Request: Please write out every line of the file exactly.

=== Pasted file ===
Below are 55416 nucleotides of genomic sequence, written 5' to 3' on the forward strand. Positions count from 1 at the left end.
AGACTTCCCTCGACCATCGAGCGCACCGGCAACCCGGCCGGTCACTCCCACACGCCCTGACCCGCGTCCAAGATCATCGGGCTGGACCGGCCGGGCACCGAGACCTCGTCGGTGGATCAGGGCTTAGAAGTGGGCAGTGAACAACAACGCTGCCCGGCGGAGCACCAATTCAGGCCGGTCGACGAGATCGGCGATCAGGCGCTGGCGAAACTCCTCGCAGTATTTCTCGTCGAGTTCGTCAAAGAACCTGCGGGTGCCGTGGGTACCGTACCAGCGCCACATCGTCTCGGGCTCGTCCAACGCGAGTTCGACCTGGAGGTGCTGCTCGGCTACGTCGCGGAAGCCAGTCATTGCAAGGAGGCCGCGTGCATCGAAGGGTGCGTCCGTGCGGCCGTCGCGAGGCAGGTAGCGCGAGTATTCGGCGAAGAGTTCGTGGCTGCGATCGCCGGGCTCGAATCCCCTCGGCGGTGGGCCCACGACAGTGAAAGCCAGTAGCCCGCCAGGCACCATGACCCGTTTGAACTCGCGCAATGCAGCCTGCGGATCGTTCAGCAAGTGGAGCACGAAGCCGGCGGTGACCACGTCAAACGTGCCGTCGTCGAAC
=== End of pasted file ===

Below are 55416 nucleotides of genomic sequence, written 5' to 3' on the forward strand. Positions count from 1 at the left end.
AGACTTCCCTCGACCATCGAGCGCACCGGCAACCCGGCCGGTCACTCCCACACGCCCTGACCCGCGTCCAAGATCATCGGGCTGGACCGGCCGGGCACCGAGACCTCGTCGGTGGATCAGGGCTTAGAAGTGGGCAGTGAACAACAACGCTGCCCGGCGGAGCACCAATTCAGGCCGGTCGACGAGATCGGCGATCAGGCGCTGGCGAAACTCCTCGCAGTATTTCTCGTCGAGTTCGTCAAAGAACCTGCGGGTGCCGTGGGTACCGTACCAGCGCCACATCGTCTCGGGCTCGTCCAACGCGAGTTCGACCTGGAGGTGCTGCTCGGCTACGTCGCGGAAGCCAGTCATTGCAAGGAGGCCGCGTGCATCGAAGGGTGCGTCCGTGCGGCCGTCGCGAGGCAGGTAGCGCGAGTATTCGGCGAAGAGTTCGTGGCTGCGATCGCCGGGCTCGAATCCCCTCGGCGGTGGGCCCACGACAGTGAAAGCCAGTAGCCCGCCAGGCACCATGACCCGTTTGAACTCGCGCAATGCAGCCTGCGGATCGTTCAGCAAGTGGAGCACGAAGCCGGCGGTGACCACGTCAAACGTGCCGTCGTCGAAC